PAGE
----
Kyoto University Hospital Neurology
Kyoto_u_Neurology Kyoto_u_Neurology Kyoto_u_Neurology Kyoto_u_Neurology Kyoto_u_Neurology
   
Kyoto_u_Neurology
Kyoto_u_Neurology
Kyoto_u_Neurology
Kyoto_u_Neurology
Kyoto_u_Neurology

Welcome to
The Molecular Neuroscience Section (Lab number 4)!
Department of Neurology,
Kyoto University Hospital and Graduate School of Medicine!

 
Kyoto_u_NeurologyAmyotrophic lateral sclerosis (ALS) and Parkinson's disease (PD) are life-threatening movement disorders caused by selective and progressive degeneration of motor neurons and dopaminergic neurons. Alzheimer's disease (AD) is characterized by the accumulation of senile plaques and hyperphosphorylated tau in the brain, leading to neurodegeneration and dementia. Only a limited number of therapies, which provide modest or no improvement of symptoms, are available for these pathological conditions. The goal of our research is to elucidate the causative mechanisms behind these disabling neurodegenerative diseases and discover novel therapies.
Kyoto_u_NeurologyMost cases of ALS, PD and AD occur on a sporadic basis, however, in some cases, these diseases are inherited as an autosomal dominant or recessive trait.
Kyoto_u_NeurologyWe have been investigating the mechanisms on how alterations of these causative genes (i.e. point mutations or deletions) lead to neurodegeneration of specific neuronal populations in familial ALS, PD and AD. We have discovered that the accumulation of misfolded proteins can be a common mechanism leading to various neurodegenerative diseases (Figure 1). In addition, taking advantage of these causative genes, we have established various novel cell and animal models (see below) of neurodegenerative diseases to test our hypotheses and screen drugs. By extending our findings, we are trying to elucidate the enigmatic pathogenesis of sporadic ALS, PD and AD to find a treatment for these intractable medical conditions.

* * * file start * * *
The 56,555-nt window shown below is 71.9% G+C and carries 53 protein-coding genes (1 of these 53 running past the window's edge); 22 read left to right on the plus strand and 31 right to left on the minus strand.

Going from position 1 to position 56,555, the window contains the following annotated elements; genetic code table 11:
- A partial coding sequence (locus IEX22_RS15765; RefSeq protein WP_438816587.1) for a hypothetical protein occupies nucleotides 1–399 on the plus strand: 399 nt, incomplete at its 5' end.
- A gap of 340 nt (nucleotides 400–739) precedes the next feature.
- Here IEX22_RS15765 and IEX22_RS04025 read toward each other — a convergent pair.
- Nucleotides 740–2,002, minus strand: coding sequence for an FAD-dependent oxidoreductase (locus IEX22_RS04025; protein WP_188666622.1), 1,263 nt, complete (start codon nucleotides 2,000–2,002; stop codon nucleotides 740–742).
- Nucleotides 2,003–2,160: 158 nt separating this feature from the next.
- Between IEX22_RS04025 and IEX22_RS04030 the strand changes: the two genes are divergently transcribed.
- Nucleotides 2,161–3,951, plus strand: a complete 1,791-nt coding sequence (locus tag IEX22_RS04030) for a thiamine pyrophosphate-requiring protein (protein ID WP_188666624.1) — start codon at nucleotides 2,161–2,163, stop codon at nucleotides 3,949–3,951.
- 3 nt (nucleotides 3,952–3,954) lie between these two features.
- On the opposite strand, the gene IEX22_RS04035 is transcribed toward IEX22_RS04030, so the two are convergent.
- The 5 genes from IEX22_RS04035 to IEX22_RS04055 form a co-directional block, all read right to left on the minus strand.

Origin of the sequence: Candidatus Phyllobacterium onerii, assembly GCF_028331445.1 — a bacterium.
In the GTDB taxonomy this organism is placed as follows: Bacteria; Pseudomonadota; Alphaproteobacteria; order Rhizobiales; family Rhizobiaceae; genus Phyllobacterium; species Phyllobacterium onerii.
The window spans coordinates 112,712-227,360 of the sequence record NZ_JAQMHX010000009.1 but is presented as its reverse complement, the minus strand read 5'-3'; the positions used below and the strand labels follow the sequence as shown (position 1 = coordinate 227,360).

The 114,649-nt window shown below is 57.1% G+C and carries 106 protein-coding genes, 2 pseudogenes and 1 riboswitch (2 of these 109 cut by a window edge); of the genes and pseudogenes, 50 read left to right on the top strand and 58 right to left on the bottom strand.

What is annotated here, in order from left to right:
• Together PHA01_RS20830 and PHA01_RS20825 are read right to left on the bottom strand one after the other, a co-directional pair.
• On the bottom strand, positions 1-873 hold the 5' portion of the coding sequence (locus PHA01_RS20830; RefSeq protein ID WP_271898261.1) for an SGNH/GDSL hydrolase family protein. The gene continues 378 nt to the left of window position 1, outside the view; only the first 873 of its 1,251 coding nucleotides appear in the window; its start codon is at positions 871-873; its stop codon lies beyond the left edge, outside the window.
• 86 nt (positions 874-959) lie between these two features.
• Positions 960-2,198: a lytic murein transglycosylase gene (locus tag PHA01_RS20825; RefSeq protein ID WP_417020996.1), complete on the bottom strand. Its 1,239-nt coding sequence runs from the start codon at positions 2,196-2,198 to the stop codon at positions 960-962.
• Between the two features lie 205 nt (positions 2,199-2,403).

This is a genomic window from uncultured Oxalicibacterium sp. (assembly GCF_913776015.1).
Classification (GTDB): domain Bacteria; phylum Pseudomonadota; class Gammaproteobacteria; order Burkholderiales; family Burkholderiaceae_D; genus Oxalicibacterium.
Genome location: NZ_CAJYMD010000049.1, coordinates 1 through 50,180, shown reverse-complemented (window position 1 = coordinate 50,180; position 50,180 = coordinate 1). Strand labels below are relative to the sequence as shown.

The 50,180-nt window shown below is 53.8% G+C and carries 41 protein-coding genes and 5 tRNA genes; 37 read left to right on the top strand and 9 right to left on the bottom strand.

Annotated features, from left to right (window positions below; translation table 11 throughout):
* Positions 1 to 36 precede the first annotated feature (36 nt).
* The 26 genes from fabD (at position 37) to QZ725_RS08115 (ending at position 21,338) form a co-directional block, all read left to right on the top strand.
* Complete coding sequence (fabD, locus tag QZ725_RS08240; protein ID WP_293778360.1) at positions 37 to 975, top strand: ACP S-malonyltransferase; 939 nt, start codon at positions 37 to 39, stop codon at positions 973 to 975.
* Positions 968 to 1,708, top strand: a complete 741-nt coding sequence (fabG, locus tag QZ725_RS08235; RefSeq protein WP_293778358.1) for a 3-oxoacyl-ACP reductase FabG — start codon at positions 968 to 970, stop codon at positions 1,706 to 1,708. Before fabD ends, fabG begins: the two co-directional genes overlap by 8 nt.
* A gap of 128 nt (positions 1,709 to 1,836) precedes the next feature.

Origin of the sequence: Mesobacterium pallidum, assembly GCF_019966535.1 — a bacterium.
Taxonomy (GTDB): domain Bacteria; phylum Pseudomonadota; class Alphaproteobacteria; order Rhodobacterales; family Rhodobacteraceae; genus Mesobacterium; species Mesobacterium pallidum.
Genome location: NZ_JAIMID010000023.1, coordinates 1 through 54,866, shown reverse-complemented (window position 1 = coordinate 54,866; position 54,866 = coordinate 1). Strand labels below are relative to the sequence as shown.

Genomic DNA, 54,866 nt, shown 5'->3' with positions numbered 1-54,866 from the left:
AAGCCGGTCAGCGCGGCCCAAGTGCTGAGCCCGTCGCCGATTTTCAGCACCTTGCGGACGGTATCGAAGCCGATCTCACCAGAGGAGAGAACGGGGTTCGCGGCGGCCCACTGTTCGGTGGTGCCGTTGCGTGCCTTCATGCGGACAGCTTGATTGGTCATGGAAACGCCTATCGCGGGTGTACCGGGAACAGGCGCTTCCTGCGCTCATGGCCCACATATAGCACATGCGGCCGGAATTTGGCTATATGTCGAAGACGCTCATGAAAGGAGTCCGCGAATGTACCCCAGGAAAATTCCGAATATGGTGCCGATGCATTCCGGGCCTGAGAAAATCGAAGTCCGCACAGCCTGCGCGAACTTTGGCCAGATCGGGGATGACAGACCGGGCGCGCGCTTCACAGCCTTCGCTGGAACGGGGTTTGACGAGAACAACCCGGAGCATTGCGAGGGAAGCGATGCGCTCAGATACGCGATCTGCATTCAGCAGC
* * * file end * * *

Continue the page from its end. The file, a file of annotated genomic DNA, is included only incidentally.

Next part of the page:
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Figure 1. Hypothesis of our laboratory.
KEY WORDS

Amyotrophic lateral sclerosis (ALS), Parkinson's disease (PD), Alzheimer's disease (AD), SOD1, optineurin, Parkin, Pink1, DJ-1, ATP13A2, LRRK2, α-synuclein, amyloid precursor protein (APP), Presenilin1 (PS1), N-cadherin, mitochondria, misfolded proteins, ER stress, ubiquitin-proteasome system (UPS), induced pluripotent stem cell (iPS cell), high-throughput assay, medaka fish

1. Molecular pathogenesis and treatment of Amyotrophic Lateral Sclerosis (ALS)
2. Parkinson's disease (PD)
3. Molecular investigation of the pathogenesis of Alzheimer's disease (AD)